Early spring here is not about burgeoning and lush growth and asparagus — that’ll be next month — but about things that are brave enough to poke their heads out of the mulch. You have to admire them for their courage.
I strolled over to church in the new skirt I sewed, enjoying the soft breeze that carried the scents of the blossoming trees, and strolled back home again afterwards. Then — having fed the ravening hordes at my house — I washed the dog and dug the vegetable garden. The garden is tiny, only about 8′ square, so that is a manageable task. I pruned the winter’s worth of dead wood from the roses and the lavender, giving the new growth some air and space. The thyme released its spicy fragrance for me, and I hoed carefully around the mint and melissa to encourage them.
The iris and lilies are sticking their blade-like leaves up, and the hostas are unfurling beneath the crepe myrtles. Violets and phlox and lamiastrum are blooming already, and the columbines and raggedy sailors and salvia — well, really everything is up and getting ready. These of course are the perennials, which live in the front. #2 son and I dug the front garden a couple of years ago and planted all these, and now we just leave them to their own devices, adding some annuals when they look lonely and clearing space for them when they seem to need it.
Soon it will be time to plant things. Green beans, onions, and lettuce, at least. Tomatoes and peppers and direct-seed flowers and herbs have to wait till later, of course.
This is the time of year when you just have to restrain yourself from planting things. The farmer’s market opens up and no one has any vegetables, just plant starts. We wander around and look at them longingly, knowing they have come out of greenhouses and won’t flourish in our back yards yet. It is part of the promise of early spring — saying not to despair, winter is ending and life goes on. But don’t plant those babies yet, or we will find that death also goes on.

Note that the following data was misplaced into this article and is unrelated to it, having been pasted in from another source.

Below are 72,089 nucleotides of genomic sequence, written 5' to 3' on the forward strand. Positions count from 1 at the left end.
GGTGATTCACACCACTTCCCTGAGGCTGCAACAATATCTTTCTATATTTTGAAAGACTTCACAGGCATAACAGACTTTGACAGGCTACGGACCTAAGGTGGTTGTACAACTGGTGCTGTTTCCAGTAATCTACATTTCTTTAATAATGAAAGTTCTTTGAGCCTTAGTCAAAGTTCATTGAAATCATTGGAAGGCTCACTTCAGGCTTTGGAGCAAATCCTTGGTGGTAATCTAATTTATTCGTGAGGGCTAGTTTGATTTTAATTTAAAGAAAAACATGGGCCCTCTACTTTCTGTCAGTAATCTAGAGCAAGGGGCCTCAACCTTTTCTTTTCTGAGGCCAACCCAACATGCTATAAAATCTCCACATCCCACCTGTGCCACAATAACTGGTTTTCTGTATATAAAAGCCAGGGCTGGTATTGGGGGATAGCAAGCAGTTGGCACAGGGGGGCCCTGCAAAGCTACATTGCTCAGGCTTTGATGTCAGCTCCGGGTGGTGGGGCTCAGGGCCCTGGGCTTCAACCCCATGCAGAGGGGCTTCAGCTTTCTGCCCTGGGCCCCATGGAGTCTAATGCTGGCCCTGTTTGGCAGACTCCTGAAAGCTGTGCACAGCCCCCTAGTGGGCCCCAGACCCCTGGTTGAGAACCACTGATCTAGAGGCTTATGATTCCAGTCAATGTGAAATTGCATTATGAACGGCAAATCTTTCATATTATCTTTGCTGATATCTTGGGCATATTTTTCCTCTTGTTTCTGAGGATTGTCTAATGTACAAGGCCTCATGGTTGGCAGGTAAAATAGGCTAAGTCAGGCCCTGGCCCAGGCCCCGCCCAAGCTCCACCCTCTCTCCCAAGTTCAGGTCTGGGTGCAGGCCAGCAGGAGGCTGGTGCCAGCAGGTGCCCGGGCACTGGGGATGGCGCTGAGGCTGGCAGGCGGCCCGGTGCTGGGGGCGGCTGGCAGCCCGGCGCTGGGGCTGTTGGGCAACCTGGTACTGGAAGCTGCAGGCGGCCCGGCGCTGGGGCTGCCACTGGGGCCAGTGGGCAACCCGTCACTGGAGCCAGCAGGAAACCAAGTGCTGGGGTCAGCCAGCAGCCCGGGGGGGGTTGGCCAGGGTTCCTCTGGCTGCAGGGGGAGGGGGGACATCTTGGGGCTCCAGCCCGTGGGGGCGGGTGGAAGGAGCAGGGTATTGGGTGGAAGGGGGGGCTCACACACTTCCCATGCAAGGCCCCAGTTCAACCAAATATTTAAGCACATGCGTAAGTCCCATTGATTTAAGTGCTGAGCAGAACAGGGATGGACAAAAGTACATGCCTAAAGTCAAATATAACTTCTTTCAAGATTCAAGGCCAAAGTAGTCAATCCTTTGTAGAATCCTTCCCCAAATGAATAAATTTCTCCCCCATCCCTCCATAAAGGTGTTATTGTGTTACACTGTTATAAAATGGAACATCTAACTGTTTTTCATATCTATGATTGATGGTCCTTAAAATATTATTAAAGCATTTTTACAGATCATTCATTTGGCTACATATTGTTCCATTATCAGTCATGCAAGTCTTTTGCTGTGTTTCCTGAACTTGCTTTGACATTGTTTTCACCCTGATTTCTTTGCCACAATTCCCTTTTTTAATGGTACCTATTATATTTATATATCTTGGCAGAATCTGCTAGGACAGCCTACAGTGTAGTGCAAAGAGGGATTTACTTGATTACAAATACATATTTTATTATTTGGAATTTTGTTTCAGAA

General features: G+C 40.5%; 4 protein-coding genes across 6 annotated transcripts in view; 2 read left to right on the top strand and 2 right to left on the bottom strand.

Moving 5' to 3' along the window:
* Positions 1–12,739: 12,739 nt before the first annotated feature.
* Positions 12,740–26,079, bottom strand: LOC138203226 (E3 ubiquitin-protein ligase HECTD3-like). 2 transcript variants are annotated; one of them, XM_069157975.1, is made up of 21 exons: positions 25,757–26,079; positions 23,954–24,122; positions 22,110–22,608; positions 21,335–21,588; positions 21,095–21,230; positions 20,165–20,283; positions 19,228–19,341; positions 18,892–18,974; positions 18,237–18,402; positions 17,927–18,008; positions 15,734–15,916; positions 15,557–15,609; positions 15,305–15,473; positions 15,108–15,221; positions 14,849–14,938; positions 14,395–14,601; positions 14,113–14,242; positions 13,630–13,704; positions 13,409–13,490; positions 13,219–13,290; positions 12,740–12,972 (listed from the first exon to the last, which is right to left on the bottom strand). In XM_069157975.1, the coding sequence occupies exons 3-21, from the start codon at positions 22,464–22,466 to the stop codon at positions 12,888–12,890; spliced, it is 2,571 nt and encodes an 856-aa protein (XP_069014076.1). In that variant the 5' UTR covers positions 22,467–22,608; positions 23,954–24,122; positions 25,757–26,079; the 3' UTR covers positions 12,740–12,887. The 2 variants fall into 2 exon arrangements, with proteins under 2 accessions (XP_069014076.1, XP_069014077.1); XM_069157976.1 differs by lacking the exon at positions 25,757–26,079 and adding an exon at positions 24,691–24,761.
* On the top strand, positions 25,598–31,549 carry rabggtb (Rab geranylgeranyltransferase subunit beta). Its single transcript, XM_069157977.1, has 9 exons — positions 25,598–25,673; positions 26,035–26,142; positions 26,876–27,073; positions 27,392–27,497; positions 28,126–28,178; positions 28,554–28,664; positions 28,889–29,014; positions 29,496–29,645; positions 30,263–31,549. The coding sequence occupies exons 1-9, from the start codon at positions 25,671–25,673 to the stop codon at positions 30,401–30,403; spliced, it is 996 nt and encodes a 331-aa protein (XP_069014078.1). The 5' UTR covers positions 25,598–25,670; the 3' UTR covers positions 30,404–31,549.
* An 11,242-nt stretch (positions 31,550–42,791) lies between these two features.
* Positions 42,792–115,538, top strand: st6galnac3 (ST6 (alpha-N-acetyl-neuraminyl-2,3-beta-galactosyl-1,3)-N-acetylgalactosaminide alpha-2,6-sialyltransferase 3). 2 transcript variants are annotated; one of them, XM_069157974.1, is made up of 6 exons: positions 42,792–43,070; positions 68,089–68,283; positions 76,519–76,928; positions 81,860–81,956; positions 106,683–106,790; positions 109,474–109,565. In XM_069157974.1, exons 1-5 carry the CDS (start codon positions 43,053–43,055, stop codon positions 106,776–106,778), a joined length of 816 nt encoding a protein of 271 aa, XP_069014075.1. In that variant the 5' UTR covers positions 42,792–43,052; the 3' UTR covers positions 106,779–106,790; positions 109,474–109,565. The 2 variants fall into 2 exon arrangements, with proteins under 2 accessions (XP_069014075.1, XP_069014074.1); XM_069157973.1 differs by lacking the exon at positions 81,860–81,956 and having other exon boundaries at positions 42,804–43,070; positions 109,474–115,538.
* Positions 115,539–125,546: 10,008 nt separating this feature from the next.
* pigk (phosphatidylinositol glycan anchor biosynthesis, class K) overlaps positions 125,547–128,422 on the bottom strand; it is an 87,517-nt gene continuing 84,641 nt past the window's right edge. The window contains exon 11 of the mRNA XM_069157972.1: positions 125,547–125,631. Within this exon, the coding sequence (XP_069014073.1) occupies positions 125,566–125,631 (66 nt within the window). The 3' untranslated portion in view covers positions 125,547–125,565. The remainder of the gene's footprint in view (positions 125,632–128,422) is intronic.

Having gotten dirty and wet and sweaty, scratched by thorns and glared at by the dogs (and having thoroughly enjoyed all these things, I admit), I then repaired to my porch with knitting and this novel, which is set in Maine in winter. The contrast of the weather in the book and the weather on my porch was piquant.
I finished the second ball of Orchid Regal, but it is still just a stockinette rectangle. I’m putting its picture in with a nice old garden chair, in an attempt to make the knitting look interesting.
It works for Martha Stewart.
I am enjoying this book, even if it is distinctly out of season. Nowadays, since I rely on Booksfree and Frugalreader for my everyday reading, I have a fairly random selection of novels, and I read them when they arrive. I had not read anything by Sarah Graves before, but I will track down more of her books. She has a plucky heroine and interesting minor characters and plenty of local color.
In this book, there is a claim that someone can make fox-and-geese mittens in an evening.
Naturally, I had to google to find out what these fox-and-geese mittens might be. It appears from my cursory study that they are the square Sanquhar pattern, rather like this. I have made Sanquhar socks, so I feel that I can say with certainty that that is a flat out lie.
Will it turn out to be a clue? That is the real question.